Underwritten by the Richard J. Stern Foundation for the Arts, the peformARTS series will be part of the next six issues of KC Studio and will include installments about some of Kansas City’s best artistic organizations. The six featured performARTS organizations were selected out of hundreds of arts organizations across this metropolitan community. In alphabetical order, the six organizations for the 2014-2015 performARTS features are Hello Art, the Kansas City Friends of Alvin Ailey, Olathe Civic Theatre Association, Owen/Cox Dance Group, Spinning Tree Theatre and the Youth Symphony of Kansas City.
Hello Art unites fun and informative events that help connect artists with those who appreciate their work. The group’s mission strives to break down the barriers that keep people from exploring Kansas City’s arts scene. The unifying goal is to bring together all who want to appreciate and support the arts — including artists, gallery owners, experienced collectors, and curious beginners — through a year-round calendar of events. First Friday Trolley Tours, Artist Talks and Demonstrations, and Hello Art Member Exhibitions are just a few examples of the types of events offered. These events have opened doors and created access to the arts and lasting relationships between artists and those who appreciate their work.
Kansas City Friends of Alvin Ailey
A diverse community united by dance to inspire and change lives, Kansas City Friends of Alvin Ailey has a multi-part mission. KCFAA makes dance accessible to all people by presenting the Alvin Ailey American Dance Theater and Ailey II. KCFAA develops and delivers youth programming that uses the art of dance as a vehicle to improve knowledge, increase self-esteem, enhance critical thinking skills, and encourage positive role models and smart life choices. KCFAA reaches more than 30,000 young people each year through 10 year-round programs. Ailey began his relationship with Kansas City in 1968, when he first brought his groundbreaking modern dance company Alvin Ailey American Dance Theater. In 1984, KCFAA was born as the official second home to this remarkable company. The organization is gearing up to celebrate its 30th anniversary.
Olathe Civic Theatre Association
Olathe Civic Theatre Association began as the Olathe Community Theatre Association with a $1,000 grant from the Olathe Parks & Recreation Department in 1973. In July 1977, OCTA purchased the Reformed Presbyterian Church, built in 1870. The first production of Arsenic and Old Lace in the newly-christened Buddy Rogers Playhouse came in November 1977. After some highs and lows with codes violations and a fire, the theater reopened in 1983. In the summer of 2008, OCTA was the recipient of a grant to maintain the historical building and both the interior and exterior of the building was repainted, giving OCTA a much needed face-lift. In 2013 the group officially changed its name to the Olathe Civic Theatre Association to better reflect the breadth and caliber of the theater experience it provides. Today, the theater company plans six shows for its 2014-2015 season.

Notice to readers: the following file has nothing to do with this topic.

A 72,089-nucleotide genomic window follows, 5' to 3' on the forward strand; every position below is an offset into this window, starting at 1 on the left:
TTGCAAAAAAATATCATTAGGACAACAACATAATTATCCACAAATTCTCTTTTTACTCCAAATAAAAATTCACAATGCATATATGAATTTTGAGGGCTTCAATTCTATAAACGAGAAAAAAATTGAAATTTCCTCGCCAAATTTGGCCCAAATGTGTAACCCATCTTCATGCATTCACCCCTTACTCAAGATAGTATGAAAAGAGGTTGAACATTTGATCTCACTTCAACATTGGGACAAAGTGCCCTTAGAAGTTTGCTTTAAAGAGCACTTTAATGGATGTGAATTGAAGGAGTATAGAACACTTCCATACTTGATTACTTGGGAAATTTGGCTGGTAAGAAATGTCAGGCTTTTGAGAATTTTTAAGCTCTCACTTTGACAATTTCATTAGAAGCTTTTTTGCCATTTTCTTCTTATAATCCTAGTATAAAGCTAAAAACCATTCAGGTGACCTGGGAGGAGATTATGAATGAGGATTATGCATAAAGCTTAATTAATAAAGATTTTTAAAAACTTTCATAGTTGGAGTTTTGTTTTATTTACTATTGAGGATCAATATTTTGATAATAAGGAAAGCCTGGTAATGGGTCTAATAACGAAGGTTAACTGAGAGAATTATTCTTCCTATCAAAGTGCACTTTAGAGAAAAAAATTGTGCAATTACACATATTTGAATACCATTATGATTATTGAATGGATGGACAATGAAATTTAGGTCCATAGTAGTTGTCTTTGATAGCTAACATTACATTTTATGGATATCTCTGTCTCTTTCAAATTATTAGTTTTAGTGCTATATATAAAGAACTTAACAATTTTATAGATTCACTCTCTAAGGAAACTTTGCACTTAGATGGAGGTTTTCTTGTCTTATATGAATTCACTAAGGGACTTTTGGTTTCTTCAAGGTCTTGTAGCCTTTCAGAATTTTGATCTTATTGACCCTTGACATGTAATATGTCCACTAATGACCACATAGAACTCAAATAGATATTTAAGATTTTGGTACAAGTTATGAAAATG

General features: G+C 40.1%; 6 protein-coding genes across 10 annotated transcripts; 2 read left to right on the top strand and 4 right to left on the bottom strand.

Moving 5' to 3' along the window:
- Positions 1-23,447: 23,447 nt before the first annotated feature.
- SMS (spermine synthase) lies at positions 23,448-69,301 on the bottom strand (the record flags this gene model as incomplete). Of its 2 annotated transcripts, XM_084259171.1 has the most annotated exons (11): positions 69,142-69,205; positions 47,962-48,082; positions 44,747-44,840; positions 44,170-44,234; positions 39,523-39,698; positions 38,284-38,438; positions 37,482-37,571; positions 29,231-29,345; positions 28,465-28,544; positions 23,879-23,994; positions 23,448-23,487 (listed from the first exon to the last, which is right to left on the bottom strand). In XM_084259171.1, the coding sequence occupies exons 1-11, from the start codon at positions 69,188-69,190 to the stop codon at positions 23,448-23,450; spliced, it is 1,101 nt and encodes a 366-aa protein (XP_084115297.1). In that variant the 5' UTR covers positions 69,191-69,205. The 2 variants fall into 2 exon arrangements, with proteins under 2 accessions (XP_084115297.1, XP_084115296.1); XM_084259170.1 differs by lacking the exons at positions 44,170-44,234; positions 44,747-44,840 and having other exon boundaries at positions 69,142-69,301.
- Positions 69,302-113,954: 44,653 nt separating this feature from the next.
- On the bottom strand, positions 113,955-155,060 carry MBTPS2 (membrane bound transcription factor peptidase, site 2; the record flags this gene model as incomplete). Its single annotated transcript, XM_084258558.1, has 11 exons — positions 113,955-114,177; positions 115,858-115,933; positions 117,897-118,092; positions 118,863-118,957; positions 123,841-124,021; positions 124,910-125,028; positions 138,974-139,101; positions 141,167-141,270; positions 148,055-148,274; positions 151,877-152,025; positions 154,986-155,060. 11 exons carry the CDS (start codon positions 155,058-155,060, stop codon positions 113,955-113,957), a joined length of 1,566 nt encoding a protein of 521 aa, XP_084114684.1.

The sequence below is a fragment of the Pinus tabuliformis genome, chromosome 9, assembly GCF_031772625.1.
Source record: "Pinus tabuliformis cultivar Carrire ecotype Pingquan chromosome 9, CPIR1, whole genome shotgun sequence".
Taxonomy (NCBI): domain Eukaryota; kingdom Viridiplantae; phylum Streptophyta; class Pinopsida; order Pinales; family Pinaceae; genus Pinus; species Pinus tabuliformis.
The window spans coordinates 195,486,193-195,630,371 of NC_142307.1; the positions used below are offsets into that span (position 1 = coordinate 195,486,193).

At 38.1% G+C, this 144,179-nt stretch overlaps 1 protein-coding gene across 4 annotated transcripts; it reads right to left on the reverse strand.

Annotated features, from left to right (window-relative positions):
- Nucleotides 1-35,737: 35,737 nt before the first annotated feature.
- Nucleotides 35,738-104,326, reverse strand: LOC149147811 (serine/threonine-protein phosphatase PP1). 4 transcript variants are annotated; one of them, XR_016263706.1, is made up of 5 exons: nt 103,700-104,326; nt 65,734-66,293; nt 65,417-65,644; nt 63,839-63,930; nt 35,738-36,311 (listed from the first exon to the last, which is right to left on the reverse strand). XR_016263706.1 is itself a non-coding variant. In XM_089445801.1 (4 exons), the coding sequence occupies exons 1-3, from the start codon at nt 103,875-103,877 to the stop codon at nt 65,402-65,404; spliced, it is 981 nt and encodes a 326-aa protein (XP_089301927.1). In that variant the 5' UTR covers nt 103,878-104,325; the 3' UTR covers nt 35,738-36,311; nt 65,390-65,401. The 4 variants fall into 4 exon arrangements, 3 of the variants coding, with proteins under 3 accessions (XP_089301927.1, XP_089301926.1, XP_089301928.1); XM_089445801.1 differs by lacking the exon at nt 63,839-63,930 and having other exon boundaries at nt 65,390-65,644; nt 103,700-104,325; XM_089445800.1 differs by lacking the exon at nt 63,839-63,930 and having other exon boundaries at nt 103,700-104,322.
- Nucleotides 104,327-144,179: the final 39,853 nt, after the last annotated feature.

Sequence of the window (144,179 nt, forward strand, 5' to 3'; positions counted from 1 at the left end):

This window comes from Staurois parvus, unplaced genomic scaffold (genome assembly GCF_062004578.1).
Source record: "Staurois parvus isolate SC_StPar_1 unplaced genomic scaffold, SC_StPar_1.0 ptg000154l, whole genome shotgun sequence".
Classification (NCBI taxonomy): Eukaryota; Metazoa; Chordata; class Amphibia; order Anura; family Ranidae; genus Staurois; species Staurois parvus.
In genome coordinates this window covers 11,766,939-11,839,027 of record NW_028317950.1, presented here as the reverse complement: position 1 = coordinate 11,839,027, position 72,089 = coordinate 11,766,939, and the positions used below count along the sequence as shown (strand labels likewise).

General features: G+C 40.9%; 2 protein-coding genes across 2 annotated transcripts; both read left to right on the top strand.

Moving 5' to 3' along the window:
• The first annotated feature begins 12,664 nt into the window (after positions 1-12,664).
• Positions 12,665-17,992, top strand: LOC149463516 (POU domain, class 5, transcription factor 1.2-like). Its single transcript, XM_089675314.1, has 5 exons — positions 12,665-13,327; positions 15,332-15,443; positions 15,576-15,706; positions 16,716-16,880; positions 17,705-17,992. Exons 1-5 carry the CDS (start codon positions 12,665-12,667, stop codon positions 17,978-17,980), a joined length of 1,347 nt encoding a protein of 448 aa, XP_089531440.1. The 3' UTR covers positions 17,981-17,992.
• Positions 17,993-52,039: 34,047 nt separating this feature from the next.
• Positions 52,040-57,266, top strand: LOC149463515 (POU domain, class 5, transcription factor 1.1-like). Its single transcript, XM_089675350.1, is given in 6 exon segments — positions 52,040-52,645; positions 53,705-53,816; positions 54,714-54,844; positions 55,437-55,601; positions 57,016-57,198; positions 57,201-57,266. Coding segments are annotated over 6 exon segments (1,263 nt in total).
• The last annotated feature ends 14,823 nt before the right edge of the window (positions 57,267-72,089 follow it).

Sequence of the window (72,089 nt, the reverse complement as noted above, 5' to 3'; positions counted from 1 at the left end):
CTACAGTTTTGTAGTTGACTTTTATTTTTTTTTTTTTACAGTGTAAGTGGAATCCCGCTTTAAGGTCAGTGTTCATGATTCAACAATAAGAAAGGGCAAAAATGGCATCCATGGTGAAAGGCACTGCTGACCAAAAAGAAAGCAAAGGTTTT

Owen/Cox Dance Group
Owen/Cox Dance Group’s mission is to create new music and dance collaborations, to present high-quality contemporary dance performances with live music, and to engage as wide an audience as possible through affordable live performance, education and outreach programs. With this mission in mind, founders Jennifer Owen and Brad Cox bring together some of Kansas City’s most talented artists, representing a variety of genres, to perform contemporary dance with live music. With diverse backgrounds ranging from the Bolshoi Ballet and the Leningrad Chamber Orchestra, to Alvin Ailey and Dave Brubeck, these dancers and musicians form a highly skilled and multi-faceted corps. The collaborative results speak for themselves: fresh and vibrant new works that are classical in form, but contemporary in expression.
Spinning Tree Theatre
Spinning Tree Theatre, founded by two theater veterans Michael Grayman and Andy Parkhurst, started their small company in April 2011 with Make Me a Song: The Music of William Finn. During the next two years, the company has added musicals and plays. The next season will include four shows. The founders aim to produce works that celebrate and reflect the diversity of Kansas City itself by exploring a variety of cultures and art forms through theater, music and dance. The theater goal is to present new, contemporary and classic pieces that are relevant, thought-provoking and entertaining. The other is to educate, challenge, stimulate and inspire audience and artist alike.
Youth Symphony of Kansas City
Youth Symphony of Kansas City is more than 55 years old and designed to educate young musicians through enhanced orchestral experiences and to build the present and future classical music community. Youth Symphony of Kansas City was founded as “Youth Symphony of the Heart of America” by conductor Leo Scheer in 1958. The organization initially consisted of one orchestra of 80 musicians and has been a musical home to more than 8,500 young musicians in Kansas City. Today, the program has more than 340 students in fifth grade through twelfth grade performing in four full orchestras each year. Ten free concerts are programmed annually throughout the metropolitan area, with the advanced ensembles performing an annual spring concert at the Kauffman Center for the Performing Arts.